State Department of Energy and Environmental Protection photo.

Last year, Connecticut beaches along our coast were shut down or had pollution advisory warnings posted a cumulative total of 298 days, according to the National Resources Defense Council. And that was good news.

It was good because our Long Island Sound beaches were shut or had warnings posted on 538 days in 2011.

Connecticut was ranked 17th in the nation in terms of the group's annual Testing the Waters" report. That translates to 16 states having cleaner beaches last year than the Land of Steady Habits.

"When it comes to clean water, being 'middle of the pack' is not good enough," insists Leah Schmalz, a spokeswoman for the Save the Sound non-profit group. "Even one closing because of bacteria or pollution is too many."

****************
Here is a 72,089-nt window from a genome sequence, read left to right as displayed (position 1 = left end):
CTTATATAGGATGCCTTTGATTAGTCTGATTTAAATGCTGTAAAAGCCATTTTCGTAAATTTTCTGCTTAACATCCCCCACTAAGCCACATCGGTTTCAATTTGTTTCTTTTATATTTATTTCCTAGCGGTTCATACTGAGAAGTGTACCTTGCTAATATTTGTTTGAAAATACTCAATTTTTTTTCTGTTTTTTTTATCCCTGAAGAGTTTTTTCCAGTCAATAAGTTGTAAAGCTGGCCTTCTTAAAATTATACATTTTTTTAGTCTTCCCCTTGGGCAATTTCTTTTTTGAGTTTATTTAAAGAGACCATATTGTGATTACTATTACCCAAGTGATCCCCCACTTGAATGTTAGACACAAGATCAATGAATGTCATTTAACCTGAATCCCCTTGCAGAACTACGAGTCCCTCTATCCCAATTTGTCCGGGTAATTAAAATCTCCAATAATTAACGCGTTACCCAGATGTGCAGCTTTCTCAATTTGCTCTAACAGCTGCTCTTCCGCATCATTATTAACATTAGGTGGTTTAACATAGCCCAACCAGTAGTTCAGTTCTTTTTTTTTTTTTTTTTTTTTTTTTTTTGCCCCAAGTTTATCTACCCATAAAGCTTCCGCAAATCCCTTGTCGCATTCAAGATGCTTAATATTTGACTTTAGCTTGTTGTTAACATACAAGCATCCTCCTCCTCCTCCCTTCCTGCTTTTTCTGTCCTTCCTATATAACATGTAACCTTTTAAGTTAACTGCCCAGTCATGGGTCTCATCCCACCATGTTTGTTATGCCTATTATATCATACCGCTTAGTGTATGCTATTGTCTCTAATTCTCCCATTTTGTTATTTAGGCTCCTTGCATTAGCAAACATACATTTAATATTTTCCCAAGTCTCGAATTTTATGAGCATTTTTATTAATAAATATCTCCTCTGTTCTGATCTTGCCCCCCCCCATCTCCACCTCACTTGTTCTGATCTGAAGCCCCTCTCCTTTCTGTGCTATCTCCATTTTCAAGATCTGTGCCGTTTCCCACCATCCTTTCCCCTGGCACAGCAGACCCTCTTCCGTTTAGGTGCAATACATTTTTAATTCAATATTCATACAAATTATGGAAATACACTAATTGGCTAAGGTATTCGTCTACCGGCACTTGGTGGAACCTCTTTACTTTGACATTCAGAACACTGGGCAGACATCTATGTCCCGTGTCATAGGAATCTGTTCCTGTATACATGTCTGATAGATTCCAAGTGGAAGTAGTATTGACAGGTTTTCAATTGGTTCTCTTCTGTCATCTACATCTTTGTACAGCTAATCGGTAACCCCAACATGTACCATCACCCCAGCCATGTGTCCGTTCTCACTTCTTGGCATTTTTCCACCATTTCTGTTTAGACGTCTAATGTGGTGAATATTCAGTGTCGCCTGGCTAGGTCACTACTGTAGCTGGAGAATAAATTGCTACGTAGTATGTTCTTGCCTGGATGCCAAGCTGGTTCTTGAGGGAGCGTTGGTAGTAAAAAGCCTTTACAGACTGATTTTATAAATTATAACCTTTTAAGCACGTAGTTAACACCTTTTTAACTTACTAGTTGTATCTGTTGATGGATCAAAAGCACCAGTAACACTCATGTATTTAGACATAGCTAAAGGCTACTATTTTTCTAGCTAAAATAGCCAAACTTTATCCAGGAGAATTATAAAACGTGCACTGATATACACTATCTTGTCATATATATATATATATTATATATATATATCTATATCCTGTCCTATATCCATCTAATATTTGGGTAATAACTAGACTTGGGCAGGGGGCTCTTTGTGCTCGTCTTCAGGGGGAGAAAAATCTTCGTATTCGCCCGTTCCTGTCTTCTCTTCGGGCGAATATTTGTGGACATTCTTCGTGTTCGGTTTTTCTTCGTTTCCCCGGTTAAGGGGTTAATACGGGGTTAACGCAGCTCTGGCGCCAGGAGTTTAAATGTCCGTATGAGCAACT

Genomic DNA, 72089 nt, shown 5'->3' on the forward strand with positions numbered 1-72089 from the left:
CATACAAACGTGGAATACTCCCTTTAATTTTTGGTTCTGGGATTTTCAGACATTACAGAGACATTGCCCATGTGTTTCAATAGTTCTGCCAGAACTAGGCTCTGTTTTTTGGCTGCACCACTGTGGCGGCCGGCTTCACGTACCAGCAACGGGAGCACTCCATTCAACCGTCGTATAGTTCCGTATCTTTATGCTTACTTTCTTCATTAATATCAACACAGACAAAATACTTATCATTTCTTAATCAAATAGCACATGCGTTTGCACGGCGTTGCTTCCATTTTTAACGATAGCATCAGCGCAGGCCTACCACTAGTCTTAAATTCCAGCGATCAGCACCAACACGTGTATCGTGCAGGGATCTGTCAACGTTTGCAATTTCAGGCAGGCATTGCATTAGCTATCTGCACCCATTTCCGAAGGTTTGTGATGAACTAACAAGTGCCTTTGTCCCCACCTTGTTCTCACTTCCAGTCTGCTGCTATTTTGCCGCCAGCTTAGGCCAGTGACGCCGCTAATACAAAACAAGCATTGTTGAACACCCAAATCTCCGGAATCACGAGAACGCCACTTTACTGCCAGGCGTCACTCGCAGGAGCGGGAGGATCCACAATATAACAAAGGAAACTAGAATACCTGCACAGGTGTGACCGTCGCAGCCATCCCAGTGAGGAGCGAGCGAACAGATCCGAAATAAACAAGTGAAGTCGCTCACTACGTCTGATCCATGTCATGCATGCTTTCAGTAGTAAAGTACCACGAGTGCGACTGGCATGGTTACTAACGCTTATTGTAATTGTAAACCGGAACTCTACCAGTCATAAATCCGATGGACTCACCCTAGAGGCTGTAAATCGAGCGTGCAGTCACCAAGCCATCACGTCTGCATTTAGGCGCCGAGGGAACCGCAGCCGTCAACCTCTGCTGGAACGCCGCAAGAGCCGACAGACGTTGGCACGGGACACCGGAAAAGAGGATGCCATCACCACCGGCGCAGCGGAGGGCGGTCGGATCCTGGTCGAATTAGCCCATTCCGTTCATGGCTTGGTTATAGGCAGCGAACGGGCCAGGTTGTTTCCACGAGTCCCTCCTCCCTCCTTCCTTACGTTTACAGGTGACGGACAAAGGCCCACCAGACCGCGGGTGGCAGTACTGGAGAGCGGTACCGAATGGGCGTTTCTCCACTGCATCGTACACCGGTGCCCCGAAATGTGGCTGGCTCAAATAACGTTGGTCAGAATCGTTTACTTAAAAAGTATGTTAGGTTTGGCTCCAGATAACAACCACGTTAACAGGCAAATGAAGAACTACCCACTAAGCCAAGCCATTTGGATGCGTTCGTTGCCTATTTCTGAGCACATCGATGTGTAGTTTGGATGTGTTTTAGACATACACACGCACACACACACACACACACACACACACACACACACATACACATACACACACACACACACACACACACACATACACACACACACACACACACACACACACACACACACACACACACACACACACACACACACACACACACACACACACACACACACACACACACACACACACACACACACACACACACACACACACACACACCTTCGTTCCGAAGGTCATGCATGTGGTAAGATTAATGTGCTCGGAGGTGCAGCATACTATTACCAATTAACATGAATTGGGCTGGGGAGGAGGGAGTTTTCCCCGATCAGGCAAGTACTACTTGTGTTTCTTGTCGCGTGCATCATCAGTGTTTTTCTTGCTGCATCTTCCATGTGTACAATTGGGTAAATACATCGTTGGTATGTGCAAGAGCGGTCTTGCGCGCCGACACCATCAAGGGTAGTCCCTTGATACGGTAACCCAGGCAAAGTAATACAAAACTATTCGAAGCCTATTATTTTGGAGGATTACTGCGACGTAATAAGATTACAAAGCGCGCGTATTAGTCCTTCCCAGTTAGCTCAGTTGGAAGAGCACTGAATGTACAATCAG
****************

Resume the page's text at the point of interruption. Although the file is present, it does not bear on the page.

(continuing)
Schmalz notes that many local health departments in Connecticut will shut down local beaches if even just one inch of rain falls in a 24-hour period because they are so worried about pollution runoff from storm drains into the Sound.

Connecticut is making some progress on cleaning up its water, Schmalz says, especially with more state funding allocated this year to help keep bacteria out of the Sound's waters.

Here's a list of Connecticut beaches, according to the Testing the Waters report, with the worst record of topping Connecticut's maximum level of allowable bacteria:

- Pear Tree Point Beach in Darien (above allowable standard 28 percent of the time).

- Seabluff Beach in West Haven (also above the standard 28 percent of the time).

- Oak Street B Beach in West Haven (above 20 percent of the time).

- Calf Pasture Beach in Norwalk (above 19 percent of the time).

- Weed Beach in Darien (above 19 percent of the time).

- Rowayton Beach in Norwalk (also above 19 percent of the time).

Which means it looks like Darien takes the Bacteria Beach Prize for 2012.